To take your friend’s first point, I don’t think it takes much of a leap of faith to accept that other people are conscious. I am a human, and I am conscious. Other humans show the external signs, though facial expressions, words, etc., that they are experiencing the world in a similar way to me. So it would be bizarre, in my opinion, to assume that other people are not conscious. Assuming that consciousness survives death is an assumption of a completely different order from assuming that others are conscious.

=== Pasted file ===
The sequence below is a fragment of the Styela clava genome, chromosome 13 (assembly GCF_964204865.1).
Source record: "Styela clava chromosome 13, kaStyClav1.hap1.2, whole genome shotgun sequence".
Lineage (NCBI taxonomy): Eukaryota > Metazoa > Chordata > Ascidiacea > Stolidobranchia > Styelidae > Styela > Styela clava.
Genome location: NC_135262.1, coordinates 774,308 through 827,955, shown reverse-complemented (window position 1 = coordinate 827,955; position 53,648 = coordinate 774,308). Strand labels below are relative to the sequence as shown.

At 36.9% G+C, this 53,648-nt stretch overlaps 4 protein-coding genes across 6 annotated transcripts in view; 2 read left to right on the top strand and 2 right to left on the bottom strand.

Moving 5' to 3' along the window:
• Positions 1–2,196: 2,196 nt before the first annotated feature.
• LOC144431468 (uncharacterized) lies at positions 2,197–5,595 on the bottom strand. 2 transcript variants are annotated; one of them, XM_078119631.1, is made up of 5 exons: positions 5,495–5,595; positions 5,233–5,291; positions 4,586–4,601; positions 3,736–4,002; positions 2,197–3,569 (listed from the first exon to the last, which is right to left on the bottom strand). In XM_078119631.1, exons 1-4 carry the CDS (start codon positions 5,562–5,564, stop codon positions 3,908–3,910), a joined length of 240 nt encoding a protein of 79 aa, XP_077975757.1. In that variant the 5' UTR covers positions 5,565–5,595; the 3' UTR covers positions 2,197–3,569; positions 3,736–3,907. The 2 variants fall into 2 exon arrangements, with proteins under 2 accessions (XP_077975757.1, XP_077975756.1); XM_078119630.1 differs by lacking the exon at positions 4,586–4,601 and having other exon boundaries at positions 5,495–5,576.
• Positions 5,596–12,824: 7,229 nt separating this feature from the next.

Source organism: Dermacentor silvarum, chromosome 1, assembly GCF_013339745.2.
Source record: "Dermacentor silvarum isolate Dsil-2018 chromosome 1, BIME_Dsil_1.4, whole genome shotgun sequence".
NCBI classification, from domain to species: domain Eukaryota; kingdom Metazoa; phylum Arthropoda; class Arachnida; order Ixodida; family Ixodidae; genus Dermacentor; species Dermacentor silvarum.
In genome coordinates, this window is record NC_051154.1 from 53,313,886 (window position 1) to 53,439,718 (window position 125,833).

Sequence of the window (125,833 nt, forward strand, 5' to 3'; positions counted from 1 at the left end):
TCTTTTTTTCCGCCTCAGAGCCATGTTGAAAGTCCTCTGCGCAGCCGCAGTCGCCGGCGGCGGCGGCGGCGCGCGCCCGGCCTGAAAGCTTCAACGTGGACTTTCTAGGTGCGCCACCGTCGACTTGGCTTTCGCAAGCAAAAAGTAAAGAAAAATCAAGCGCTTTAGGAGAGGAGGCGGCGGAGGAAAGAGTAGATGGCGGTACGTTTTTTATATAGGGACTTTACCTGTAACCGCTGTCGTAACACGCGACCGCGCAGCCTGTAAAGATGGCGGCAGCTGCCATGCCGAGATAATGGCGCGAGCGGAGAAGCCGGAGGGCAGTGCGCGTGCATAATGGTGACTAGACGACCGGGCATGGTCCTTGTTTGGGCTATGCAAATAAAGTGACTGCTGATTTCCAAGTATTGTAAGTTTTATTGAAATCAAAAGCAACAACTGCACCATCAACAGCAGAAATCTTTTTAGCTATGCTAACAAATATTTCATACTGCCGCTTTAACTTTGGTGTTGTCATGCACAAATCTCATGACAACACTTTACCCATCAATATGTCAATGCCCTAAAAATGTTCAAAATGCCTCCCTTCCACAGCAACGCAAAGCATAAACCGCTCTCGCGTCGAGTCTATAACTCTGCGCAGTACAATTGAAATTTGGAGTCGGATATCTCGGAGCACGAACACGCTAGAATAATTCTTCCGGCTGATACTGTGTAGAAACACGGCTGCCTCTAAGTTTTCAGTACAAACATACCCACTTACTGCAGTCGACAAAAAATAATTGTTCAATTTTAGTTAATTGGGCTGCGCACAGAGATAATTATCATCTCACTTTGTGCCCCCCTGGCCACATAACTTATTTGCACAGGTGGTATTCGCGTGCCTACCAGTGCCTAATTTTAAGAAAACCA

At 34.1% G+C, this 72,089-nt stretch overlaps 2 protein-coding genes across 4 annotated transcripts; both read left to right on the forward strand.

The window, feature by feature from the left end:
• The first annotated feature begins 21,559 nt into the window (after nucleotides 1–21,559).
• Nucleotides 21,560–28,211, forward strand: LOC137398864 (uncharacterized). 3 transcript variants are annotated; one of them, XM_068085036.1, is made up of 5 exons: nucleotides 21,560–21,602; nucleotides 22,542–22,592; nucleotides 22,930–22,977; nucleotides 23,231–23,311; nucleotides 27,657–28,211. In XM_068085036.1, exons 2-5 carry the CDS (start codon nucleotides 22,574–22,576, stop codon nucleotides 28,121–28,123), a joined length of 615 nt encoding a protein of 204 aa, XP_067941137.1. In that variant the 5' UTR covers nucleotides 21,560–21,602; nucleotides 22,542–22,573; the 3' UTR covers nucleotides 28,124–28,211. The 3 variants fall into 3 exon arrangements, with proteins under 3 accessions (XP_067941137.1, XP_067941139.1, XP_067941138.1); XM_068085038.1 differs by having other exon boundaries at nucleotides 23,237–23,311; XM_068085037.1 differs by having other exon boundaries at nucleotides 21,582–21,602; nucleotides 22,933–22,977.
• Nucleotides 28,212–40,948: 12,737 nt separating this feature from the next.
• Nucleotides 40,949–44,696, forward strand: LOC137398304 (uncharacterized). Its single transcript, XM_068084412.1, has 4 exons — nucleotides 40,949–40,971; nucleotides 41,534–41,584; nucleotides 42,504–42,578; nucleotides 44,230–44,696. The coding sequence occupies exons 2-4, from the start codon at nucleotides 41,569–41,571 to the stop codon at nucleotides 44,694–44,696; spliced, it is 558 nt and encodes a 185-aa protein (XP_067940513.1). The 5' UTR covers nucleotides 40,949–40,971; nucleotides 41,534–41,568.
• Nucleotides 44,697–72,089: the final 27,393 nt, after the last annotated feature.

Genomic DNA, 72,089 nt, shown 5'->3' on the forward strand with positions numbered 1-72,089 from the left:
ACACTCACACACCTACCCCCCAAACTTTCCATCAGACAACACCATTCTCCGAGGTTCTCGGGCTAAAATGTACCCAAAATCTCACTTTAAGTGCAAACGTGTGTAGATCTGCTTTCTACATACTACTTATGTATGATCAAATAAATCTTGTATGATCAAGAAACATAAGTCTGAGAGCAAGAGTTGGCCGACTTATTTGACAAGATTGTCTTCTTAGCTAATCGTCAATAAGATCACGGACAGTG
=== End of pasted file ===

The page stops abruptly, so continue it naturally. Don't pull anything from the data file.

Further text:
As for agnosticism, I am profoundly agnostic when it comes to the teaching of rebirth. I have no evidence either way. It seems unlikely to me that consciousness can somehow function separate from a body (if we don’t need a body to be conscious, why does brain damage affect our ability to think?) and transfer itself to another body. There are on the other hand accounts of past-life memories, but few of us have had the opportunity to check those out first hand, and even if we did there’s no way we can rule out the possibility of the supposed memories having been acquired through some other route. I was advised to watch a video about a Scottish boy who apparently remembered a part life. I didn’t find it very convincing, and when much was made of his knowing that on the island of Barra, planes use the beach as a landing strip, it seemed quite possible to me that he’d seen this on TV. I try to keep a reasonably close eye on what my kids see on TV, but they’re always coming up with surprising things that they’ve picked up, and that I’d no idea they’d been exposed to. So most of the evidence that I’ve seen is rather shaky (plus there are some well-known instances of supposed memories having come from books people have read). On the other hand, we live in a very strange and wonderful universe, where there’s quantum entanglement. We don’t even know what 95% of the matter in the universe is made up of! So I’m not ruling anything out.